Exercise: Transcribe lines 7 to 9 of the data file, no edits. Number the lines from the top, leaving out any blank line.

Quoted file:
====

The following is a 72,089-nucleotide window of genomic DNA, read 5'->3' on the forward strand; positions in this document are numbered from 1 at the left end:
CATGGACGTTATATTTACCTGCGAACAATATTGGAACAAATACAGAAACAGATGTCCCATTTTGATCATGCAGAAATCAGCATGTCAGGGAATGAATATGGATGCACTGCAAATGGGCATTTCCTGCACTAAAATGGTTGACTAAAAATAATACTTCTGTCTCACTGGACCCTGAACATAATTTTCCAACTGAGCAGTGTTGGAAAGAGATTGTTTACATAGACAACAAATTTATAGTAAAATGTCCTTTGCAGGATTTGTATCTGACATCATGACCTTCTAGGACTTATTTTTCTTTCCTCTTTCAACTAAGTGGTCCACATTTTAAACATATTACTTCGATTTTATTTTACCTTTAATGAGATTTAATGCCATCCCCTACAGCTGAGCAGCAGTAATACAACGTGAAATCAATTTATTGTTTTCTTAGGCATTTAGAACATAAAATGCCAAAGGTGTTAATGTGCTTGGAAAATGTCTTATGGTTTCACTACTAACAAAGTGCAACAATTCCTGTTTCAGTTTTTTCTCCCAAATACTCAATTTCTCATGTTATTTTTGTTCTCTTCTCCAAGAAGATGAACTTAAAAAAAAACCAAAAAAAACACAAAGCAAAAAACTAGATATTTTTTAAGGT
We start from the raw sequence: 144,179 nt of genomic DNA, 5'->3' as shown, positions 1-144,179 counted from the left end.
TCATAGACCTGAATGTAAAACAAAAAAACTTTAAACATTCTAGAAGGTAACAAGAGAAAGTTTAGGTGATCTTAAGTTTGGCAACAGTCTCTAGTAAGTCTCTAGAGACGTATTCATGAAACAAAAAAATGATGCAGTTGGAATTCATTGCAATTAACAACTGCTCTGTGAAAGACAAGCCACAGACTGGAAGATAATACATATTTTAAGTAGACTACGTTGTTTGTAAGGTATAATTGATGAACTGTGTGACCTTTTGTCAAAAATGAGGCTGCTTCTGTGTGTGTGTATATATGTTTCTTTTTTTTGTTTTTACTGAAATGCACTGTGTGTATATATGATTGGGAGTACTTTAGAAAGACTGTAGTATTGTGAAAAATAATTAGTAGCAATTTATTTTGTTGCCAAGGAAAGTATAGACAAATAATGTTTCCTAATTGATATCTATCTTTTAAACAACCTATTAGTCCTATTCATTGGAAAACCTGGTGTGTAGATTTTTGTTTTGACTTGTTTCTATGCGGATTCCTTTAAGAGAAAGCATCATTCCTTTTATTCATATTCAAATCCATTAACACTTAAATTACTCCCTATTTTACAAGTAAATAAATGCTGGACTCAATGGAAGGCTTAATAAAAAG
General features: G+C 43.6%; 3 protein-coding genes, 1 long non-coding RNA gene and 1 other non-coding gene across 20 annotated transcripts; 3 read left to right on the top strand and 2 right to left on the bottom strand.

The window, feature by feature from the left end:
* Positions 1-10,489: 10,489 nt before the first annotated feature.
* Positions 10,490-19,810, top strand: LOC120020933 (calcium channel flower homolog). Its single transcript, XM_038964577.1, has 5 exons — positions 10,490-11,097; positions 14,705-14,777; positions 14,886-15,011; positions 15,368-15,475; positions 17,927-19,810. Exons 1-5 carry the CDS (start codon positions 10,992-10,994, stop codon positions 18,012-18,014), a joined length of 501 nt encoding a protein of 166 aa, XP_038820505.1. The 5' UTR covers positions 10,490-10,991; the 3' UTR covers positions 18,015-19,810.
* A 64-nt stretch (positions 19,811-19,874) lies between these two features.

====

* Positions 1-10,489: 10,489 nt before the first annotated feature.
* Positions 10,490-19,810, top strand: LOC120020933 (calcium channel flower homolog). Its single transcript, XM_038964577.1, has 5 exons — positions 10,490-11,097; positions 14,705-14,777; positions 14,886-15,011; positions 15,368-15,475; positions 17,927-19,810. Exons 1-5 carry the CDS (start codon positions 10,992-10,994, stop codon positions 18,012-18,014), a joined length of 501 nt encoding a protein of 166 aa, XP_038820505.1. The 5' UTR covers positions 10,490-10,991; the 3' UTR covers positions 18,015-19,810.
* A 64-nt stretch (positions 19,811-19,874) lies between these two features.